Netflix’s The Munsters review: Rob Zombie’s latest is a cheesy departure from the norm

When it was first announced that Rob Zombie would be adapting the classic TV series The Munsters as a movie, there were understandable fears. After all, the man behind House of 1,000 Corpses and 2007’s ultraviolent Halloween reboot embarking on a monster-flavored sitcom adaptation seemed an odd fit. Then the trailers for the movie arrived, and a whole new set of concerns arose, as they seemed, well, bad. Now, though, the movie has arrived, and those who sit down to watch it on Netflix or Blu-ray are in for a wild and surprisingly enjoyable ride.

Believe it or not, Rob Zombie’s Munsters is not a bad movie. In fact, it’s pretty good and it’s not at all the movie he expected it to be. Instead, it’s ’60s-era camping baked into sitcom silliness filmed against a beautiful, colorful backdrop.

The Munsters is the edgiest thing Zombie has ever done as a filmmaker, trading in his dark and creepy horror stories (and the animated craziness of El Superbeasto) for genuine comedy, albeit the kind of comedy we don’t see that often anymore. Instead of updating The Munsters, the director turned to what made the original TV series tick when it first premiered in 1964. This is a nearly two-hour movie that’s goofy, ridiculous, pleasantly overacted, and almost surreal in its own right. how ridiculous it is. gets.

It’s a smart approach to bringing The Munsters back in 2022. This is an objectively silly franchise, and turning it into a grim horror tale would be stealing its identity, in the same way a down-to-earth, down-to-earth Addams Family would. the earth. And while it may not be the kind of material you normally create, Zombie has done a fantastic job here, taking what makes The Munsters special and showcasing it for long-time fans and a new generation who don’t know the previous show. .

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However, more than that, he has created a unique world, unlike anything we have seen from the director. It’s full of color, wacky settings, and beautiful visuals far beyond the trashy horror aesthetic we’ve come to expect. The Munsters is bursting with purples, greens and oranges, filling in these hints of pigment in a way that looks like it came straight out of the original black-and-white and colorized series, thanks no doubt to cinematographer Zoran Popovic.

The look is paired with an excellent original score from the composer Zeuss, which even includes some original songs heard in the film. Seriously, stay tuned for the insanely catchy “Disco Vampire.”

With a movie this over the top, you need a cast that can carry the load. Fortunately, Zombie has cast the perfect trio for the roles of Herman, Lily, and The Count (also known as Grandpa in the original series). Jeff Daniel Phillips’ version of Herman is just as goofy and goofy as he was on the show, but played to even greater comedic effect when you realize this guy just wants to find love, wherever it leads him, and he it’s too dumb. do it subtly. Instead, this is a loud and boisterous performance. The Count, played by Daniel Roebuck, on the other hand, is incredibly disappointed that his daughter Lily has chosen a thug like Herman as his fiancé. Seeing him taunt Herman, without the Frankenstein-esque monster realizing what’s going on, is comedy golden.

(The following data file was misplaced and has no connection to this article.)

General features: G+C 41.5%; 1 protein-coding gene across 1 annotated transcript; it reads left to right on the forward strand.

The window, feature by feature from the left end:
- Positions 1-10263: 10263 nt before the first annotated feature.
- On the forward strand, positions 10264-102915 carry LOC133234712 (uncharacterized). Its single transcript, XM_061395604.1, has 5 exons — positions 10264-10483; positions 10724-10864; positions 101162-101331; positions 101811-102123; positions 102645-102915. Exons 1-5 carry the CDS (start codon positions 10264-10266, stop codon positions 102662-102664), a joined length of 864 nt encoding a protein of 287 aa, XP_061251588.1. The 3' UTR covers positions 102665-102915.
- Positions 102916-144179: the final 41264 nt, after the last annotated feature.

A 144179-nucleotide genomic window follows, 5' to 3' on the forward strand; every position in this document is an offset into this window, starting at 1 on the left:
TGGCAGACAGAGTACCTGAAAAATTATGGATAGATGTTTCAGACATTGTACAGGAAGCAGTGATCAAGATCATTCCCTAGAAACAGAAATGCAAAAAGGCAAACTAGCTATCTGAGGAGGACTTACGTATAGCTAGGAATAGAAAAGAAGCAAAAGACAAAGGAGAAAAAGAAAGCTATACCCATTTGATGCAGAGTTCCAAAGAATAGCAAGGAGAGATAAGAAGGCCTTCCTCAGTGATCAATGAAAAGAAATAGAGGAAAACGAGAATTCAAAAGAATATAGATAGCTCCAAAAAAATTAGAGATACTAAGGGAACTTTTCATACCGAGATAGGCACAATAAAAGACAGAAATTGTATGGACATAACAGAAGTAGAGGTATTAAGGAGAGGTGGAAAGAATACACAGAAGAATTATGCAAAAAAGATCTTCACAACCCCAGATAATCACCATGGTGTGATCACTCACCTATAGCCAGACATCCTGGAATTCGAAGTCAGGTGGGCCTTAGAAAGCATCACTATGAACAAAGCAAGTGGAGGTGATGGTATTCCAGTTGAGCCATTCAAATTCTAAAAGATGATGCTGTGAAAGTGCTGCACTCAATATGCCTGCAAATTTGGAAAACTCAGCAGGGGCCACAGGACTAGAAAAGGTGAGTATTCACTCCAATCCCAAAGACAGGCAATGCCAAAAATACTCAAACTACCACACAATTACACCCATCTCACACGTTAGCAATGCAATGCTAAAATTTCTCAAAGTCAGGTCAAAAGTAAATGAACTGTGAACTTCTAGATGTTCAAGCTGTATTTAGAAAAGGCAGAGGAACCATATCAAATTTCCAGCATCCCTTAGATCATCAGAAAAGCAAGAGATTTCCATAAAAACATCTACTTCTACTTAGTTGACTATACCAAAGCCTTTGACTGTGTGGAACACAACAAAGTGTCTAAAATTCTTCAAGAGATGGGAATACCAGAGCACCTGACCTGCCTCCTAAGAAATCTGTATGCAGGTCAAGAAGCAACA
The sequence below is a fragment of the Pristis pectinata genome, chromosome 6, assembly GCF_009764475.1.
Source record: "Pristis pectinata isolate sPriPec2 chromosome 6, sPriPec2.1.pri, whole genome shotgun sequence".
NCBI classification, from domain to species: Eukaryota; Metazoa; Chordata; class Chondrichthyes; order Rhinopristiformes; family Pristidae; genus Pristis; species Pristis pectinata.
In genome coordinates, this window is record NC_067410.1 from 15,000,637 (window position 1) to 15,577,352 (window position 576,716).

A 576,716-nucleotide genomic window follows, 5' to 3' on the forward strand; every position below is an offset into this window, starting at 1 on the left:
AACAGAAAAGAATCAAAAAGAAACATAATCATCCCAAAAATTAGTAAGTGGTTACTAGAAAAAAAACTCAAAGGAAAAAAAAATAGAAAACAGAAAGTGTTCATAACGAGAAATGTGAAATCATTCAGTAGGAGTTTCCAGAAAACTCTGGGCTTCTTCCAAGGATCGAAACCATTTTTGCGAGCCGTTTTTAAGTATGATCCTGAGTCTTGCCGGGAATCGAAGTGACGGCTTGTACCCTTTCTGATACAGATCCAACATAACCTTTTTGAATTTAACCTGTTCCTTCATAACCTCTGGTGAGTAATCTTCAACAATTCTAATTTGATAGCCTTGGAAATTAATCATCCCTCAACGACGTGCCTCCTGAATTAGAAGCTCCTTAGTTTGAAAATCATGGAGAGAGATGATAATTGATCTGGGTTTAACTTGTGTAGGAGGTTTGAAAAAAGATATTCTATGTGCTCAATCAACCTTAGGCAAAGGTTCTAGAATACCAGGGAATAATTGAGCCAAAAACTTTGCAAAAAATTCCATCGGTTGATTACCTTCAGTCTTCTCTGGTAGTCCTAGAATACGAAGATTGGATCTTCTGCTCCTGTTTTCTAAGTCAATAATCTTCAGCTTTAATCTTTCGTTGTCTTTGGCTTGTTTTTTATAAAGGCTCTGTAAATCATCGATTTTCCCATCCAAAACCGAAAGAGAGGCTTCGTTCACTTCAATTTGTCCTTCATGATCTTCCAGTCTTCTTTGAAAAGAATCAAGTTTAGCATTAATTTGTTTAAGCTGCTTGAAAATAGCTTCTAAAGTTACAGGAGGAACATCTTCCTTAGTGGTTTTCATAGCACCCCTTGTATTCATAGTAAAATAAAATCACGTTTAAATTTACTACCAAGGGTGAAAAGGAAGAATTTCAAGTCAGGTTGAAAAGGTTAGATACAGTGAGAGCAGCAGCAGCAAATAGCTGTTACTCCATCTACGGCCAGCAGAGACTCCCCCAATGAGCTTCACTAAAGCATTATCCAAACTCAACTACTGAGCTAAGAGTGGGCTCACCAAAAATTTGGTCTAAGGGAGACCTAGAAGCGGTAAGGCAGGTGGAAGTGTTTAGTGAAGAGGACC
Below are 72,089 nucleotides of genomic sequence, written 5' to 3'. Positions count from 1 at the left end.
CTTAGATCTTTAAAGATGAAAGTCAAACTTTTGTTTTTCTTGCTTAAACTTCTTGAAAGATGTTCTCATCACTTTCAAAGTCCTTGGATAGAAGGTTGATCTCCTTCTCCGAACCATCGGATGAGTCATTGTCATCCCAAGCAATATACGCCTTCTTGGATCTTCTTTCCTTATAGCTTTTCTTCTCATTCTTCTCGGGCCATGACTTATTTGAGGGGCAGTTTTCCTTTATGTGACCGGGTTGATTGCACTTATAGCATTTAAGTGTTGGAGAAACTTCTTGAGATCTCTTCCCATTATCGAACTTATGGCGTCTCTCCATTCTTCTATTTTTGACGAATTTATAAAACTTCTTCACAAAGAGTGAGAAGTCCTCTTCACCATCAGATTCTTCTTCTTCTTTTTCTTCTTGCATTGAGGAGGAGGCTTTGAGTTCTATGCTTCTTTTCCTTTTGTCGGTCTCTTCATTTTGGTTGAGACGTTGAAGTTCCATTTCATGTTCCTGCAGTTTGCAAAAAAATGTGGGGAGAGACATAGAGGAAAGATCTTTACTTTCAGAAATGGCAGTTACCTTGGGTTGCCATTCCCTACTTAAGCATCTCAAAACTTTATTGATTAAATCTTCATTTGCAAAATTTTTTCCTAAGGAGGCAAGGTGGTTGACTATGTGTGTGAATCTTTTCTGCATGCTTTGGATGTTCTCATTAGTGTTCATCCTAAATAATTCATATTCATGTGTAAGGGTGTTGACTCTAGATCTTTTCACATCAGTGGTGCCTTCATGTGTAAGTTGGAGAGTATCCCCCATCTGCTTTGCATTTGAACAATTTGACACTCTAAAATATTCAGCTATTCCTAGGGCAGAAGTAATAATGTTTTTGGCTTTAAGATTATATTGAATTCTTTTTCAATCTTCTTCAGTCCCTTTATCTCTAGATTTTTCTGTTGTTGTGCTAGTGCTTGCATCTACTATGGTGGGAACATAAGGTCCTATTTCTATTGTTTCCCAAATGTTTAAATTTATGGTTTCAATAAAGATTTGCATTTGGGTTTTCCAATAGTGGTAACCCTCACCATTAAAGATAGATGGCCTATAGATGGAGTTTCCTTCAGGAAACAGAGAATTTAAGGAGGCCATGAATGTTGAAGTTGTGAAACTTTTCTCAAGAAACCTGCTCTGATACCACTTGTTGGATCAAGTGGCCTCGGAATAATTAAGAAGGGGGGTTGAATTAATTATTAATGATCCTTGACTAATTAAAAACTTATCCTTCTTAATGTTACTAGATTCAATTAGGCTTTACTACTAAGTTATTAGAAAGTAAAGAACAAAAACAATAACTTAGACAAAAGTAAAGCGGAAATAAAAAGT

However, the highest praise goes to Sheri Moon Zombie. She is arguably doing the best job of her career as Lily. She floats through every scene she’s in, with a high-pitched tone that manages to be both cozy and hilarious as she ping-pongs between Herman and The Count. Before this movie, I’m not sure I expected Zombie to be this funny, but The Munsters is enough to make me want to see her show off her comedic chops more often.

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The only real downside to the movie is that it gets off to a clunky start. It takes too long to introduce the world and its characters, which is unfortunate for a movie like this. With a runtime of almost two hours, the beginning feels like it takes an unnecessarily long time before getting into the thick of the story.

Also, it should be noted that this is not a new version of the series that you may know. Instead, The Munsters acts more like an origin story for the sitcom. We see Herman and Lily reunite, we get to see their love story unfold, and we see how they end up at their iconic home at 1313 Mockingbird Lane. While that certainly leaves room for a sequel, where we’d meet his son Eddie or even cousin Marilyn, there’s no guarantee that will happen, which seems like a missed opportunity for this movie.

Ultimately, The Munsters is not the movie you think it is. His trailers are a detriment to the final product, which is a genuinely funny romp with slight horror tones infused into the story. Don’t expect Zombie’s brand of horror or a cheap pseudo-sitcom that spills over into feature length. Instead, this is a celebration of the original Munsters with a few updates, a ton more color, and some really fun performances.

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